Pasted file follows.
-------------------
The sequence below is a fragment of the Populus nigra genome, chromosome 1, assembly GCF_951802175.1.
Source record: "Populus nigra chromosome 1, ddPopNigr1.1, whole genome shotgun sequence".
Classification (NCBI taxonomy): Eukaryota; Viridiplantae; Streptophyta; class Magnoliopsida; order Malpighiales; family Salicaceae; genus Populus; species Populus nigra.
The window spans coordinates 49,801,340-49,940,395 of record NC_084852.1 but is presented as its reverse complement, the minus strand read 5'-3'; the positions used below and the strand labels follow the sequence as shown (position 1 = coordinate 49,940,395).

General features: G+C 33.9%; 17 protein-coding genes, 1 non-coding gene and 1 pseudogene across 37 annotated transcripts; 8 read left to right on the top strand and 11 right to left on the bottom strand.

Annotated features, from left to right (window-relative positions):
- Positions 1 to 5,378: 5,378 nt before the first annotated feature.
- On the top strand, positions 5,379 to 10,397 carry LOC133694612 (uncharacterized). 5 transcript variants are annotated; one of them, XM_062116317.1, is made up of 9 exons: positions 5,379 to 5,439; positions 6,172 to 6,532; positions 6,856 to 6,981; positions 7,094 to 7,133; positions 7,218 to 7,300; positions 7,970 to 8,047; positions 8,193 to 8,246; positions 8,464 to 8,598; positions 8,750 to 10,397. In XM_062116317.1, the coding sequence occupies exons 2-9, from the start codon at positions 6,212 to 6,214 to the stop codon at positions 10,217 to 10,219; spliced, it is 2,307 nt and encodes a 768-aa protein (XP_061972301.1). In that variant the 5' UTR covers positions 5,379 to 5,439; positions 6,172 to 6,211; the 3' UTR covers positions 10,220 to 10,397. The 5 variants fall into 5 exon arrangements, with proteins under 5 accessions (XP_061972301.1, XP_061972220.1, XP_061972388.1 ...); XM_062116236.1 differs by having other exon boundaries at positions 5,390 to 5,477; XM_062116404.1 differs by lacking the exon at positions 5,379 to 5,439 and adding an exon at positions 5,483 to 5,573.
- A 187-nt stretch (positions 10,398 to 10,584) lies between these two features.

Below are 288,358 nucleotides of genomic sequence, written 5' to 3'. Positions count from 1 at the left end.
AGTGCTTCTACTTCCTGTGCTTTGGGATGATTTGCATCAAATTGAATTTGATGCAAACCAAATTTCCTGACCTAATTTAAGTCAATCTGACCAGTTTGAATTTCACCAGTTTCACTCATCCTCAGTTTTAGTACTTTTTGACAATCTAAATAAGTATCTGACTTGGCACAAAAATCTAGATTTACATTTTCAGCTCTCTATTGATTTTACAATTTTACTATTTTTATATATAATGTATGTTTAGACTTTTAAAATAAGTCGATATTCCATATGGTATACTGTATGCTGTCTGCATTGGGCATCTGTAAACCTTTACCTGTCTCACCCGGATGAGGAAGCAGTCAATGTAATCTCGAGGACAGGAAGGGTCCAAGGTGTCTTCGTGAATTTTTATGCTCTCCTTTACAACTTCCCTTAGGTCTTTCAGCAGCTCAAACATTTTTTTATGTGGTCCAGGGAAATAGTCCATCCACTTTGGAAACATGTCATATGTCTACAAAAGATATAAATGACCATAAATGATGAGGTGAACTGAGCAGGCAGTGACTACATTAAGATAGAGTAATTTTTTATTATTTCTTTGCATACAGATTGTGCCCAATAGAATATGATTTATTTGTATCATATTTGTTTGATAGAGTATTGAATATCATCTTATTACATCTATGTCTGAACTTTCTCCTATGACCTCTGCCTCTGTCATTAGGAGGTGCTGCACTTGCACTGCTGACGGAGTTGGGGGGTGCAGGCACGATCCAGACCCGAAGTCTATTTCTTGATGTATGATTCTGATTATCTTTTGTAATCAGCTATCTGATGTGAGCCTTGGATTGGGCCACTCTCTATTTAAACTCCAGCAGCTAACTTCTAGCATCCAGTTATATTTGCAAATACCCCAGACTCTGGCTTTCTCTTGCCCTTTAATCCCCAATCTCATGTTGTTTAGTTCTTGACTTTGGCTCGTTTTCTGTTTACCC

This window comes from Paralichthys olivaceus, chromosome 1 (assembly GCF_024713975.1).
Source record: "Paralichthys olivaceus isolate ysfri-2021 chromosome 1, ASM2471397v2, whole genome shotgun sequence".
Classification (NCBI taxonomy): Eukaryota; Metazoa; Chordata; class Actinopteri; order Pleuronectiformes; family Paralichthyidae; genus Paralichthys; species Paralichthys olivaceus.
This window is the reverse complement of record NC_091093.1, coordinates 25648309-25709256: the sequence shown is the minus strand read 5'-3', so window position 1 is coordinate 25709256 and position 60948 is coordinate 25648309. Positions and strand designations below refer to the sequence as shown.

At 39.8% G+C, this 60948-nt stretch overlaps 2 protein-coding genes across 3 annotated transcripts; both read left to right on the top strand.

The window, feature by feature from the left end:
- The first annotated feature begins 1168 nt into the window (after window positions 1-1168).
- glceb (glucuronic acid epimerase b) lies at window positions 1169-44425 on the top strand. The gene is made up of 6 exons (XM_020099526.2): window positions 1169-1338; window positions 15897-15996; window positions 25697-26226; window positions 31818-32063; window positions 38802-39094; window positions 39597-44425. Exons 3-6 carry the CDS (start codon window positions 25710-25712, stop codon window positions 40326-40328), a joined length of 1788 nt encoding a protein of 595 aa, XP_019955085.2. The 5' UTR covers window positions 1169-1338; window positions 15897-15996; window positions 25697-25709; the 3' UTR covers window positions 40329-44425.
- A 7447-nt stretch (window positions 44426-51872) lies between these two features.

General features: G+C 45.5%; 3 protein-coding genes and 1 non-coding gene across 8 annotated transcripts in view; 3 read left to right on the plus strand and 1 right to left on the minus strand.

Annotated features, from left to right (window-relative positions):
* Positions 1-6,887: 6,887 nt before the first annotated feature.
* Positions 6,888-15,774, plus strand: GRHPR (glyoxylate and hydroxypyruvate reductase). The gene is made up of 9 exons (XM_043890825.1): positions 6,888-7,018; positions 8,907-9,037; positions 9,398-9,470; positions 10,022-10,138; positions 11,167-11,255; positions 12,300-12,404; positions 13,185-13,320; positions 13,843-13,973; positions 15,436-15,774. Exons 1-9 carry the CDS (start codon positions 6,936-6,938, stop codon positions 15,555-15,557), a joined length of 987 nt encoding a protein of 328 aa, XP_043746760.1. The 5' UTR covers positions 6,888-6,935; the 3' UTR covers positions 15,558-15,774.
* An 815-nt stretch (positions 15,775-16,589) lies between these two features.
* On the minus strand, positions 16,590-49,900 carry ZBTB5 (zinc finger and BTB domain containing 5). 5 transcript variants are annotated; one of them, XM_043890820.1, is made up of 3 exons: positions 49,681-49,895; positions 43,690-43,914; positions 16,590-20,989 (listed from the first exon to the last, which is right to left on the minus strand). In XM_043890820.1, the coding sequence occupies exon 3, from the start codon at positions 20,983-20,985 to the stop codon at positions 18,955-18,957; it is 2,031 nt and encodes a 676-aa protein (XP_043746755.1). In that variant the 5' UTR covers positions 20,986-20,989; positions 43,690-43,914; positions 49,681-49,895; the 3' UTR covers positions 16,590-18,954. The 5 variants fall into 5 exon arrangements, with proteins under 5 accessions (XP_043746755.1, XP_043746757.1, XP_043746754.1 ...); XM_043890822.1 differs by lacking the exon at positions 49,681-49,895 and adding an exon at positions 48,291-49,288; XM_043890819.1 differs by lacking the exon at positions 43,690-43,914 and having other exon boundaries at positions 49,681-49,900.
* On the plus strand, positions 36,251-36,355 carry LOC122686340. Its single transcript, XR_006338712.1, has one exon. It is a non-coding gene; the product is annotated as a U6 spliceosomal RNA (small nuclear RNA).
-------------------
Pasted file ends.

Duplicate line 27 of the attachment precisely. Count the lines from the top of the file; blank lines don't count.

* On the plus strand, positions 36,251-36,355 carry LOC122686340. Its single transcript, XR_006338712.1, has one exon. It is a non-coding gene; the product is annotated as a U6 spliceosomal RNA (small nuclear RNA).